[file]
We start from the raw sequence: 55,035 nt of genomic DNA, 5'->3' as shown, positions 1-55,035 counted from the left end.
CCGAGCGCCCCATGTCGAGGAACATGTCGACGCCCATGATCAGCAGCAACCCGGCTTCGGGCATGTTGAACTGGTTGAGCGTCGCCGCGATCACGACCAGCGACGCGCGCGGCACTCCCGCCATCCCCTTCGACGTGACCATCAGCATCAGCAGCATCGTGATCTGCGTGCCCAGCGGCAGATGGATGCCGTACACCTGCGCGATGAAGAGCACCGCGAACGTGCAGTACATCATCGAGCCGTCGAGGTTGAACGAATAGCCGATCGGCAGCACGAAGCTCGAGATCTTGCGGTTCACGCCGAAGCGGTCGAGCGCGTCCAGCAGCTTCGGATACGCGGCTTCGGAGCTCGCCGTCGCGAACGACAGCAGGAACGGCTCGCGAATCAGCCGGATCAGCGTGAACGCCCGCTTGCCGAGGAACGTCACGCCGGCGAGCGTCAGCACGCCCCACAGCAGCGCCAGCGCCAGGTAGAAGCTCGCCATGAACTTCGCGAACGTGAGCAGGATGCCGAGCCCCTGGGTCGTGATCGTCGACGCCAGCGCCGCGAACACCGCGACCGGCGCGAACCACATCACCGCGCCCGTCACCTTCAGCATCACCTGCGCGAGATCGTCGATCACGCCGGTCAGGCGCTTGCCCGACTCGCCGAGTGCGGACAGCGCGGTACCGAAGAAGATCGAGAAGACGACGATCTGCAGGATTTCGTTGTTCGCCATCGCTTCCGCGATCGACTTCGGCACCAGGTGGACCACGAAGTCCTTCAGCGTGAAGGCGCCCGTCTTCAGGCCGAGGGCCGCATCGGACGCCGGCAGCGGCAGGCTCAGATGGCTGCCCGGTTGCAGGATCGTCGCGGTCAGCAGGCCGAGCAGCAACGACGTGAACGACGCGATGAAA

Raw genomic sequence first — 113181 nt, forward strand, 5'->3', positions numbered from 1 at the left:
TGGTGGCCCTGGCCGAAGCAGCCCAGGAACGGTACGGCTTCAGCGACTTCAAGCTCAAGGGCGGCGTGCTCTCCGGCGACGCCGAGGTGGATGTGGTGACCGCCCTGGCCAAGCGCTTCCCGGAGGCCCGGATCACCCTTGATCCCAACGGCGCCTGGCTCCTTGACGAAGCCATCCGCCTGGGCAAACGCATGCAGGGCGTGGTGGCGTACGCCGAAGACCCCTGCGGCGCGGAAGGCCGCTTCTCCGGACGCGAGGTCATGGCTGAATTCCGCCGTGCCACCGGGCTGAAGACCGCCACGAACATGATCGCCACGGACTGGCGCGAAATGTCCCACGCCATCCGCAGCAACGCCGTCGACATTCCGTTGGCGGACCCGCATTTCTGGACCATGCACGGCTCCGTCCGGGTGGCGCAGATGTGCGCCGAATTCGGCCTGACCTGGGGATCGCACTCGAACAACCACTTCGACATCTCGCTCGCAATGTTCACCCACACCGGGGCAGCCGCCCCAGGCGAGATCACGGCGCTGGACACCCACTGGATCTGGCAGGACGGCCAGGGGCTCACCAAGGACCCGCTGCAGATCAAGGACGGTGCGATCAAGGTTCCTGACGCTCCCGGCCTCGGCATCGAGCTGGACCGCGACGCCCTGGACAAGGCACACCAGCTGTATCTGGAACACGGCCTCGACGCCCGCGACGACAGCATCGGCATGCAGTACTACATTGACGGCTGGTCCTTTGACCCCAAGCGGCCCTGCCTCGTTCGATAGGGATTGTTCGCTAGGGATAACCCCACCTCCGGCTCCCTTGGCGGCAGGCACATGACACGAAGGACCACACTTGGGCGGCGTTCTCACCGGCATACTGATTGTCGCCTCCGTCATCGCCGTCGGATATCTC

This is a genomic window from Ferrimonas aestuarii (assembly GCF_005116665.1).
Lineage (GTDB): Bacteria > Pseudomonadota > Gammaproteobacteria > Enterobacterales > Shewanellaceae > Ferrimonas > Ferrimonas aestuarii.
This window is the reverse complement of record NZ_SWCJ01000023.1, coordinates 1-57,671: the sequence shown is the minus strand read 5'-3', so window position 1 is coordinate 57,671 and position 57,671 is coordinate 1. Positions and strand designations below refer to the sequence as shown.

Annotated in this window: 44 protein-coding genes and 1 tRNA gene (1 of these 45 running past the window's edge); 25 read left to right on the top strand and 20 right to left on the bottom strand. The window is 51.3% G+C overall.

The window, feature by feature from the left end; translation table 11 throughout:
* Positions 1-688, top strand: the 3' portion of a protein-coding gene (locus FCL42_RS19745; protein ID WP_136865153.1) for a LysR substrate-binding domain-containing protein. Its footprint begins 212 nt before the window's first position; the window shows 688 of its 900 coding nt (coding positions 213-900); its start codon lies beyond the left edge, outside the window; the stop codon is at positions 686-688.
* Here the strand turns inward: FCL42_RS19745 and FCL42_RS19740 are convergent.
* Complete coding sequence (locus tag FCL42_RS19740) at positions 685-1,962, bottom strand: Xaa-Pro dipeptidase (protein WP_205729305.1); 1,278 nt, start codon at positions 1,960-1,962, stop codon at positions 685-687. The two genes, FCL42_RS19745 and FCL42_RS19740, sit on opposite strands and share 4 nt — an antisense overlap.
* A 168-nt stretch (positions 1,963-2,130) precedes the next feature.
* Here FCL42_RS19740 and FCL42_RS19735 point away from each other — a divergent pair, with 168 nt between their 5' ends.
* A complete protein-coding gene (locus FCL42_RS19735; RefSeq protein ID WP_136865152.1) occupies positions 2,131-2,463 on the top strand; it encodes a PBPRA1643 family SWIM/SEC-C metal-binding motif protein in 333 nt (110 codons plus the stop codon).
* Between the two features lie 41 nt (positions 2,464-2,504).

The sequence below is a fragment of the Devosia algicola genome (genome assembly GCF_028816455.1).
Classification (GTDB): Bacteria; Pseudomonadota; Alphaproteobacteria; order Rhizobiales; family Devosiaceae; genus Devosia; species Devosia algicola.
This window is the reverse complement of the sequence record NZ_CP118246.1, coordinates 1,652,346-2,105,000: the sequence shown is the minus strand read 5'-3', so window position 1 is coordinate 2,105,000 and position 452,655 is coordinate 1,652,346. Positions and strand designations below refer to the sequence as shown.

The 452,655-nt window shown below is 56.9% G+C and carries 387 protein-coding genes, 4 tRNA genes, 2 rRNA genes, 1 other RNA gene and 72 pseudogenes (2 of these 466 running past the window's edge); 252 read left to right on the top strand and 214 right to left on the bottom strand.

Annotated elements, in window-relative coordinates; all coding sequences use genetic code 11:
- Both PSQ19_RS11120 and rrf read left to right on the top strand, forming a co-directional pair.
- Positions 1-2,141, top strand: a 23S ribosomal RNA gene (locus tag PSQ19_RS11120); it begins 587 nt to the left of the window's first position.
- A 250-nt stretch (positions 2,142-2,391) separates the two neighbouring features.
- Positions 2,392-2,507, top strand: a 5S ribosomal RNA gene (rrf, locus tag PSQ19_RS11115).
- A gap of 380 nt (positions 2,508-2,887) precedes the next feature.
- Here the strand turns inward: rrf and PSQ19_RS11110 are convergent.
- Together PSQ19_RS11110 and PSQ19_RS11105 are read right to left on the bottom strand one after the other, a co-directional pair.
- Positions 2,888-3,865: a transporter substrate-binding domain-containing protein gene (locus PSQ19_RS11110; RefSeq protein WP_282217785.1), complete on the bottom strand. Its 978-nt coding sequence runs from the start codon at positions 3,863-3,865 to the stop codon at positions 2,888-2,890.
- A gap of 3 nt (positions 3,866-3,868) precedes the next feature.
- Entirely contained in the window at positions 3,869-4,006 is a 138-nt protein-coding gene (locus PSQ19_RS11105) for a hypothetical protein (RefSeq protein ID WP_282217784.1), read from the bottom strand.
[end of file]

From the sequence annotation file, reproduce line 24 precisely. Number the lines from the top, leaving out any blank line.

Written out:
- A 250-nt stretch (positions 2,142-2,391) separates the two neighbouring features.